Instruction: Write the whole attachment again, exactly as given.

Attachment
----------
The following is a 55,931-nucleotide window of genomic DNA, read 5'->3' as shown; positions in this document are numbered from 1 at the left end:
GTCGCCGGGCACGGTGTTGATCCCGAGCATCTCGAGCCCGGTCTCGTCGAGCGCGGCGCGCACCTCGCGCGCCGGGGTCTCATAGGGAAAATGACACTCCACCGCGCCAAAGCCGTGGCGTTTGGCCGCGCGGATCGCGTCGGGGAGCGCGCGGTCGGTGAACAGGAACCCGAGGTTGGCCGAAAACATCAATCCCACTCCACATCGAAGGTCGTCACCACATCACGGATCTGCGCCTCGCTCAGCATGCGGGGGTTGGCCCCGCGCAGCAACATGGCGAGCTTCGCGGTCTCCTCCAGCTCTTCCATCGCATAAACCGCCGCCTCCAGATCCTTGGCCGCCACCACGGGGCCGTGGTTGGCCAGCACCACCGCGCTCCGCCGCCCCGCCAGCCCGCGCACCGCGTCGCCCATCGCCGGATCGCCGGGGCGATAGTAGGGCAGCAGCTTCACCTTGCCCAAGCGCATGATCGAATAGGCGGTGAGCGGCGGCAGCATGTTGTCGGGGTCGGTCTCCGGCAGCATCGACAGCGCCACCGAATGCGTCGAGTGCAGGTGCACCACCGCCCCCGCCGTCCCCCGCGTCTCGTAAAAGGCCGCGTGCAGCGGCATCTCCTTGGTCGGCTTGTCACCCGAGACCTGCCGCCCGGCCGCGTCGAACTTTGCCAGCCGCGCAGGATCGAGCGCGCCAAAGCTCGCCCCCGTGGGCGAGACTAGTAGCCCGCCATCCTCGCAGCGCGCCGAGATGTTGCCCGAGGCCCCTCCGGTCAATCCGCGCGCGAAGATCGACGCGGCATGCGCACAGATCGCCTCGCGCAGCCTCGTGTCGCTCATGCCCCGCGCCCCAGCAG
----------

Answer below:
The following is a 55,931-nucleotide window of genomic DNA, read 5'->3' as shown; positions in this document are numbered from 1 at the left end:
GTCGCCGGGCACGGTGTTGATCCCGAGCATCTCGAGCCCGGTCTCGTCGAGCGCGGCGCGCACCTCGCGCGCCGGGGTCTCATAGGGAAAATGACACTCCACCGCGCCAAAGCCGTGGCGTTTGGCCGCGCGGATCGCGTCGGGGAGCGCGCGGTCGGTGAACAGGAACCCGAGGTTGGCCGAAAACATCAATCCCACTCCACATCGAAGGTCGTCACCACATCACGGATCTGCGCCTCGCTCAGCATGCGGGGGTTGGCCCCGCGCAGCAACATGGCGAGCTTCGCGGTCTCCTCCAGCTCTTCCATCGCATAAACCGCCGCCTCCAGATCCTTGGCCGCCACCACGGGGCCGTGGTTGGCCAGCACCACCGCGCTCCGCCGCCCCGCCAGCCCGCGCACCGCGTCGCCCATCGCCGGATCGCCGGGGCGATAGTAGGGCAGCAGCTTCACCTTGCCCAAGCGCATGATCGAATAGGCGGTGAGCGGCGGCAGCATGTTGTCGGGGTCGGTCTCCGGCAGCATCGACAGCGCCACCGAATGCGTCGAGTGCAGGTGCACCACCGCCCCCGCCGTCCCCCGCGTCTCGTAAAAGGCCGCGTGCAGCGGCATCTCCTTGGTCGGCTTGTCACCCGAGACCTGCCGCCCGGCCGCGTCGAACTTTGCCAGCCGCGCAGGATCGAGCGCGCCAAAGCTCGCCCCCGTGGGCGAGACTAGTAGCCCGCCATCCTCGCAGCGCGCCGAGATGTTGCCCGAGGCCCCTCCGGTCAATCCGCGCGCGAAGATCGACGCGGCATGCGCACAGATCGCCTCGCGCAGCCTCGTGTCGCTCATGCCCCGCGCCCCAGCAG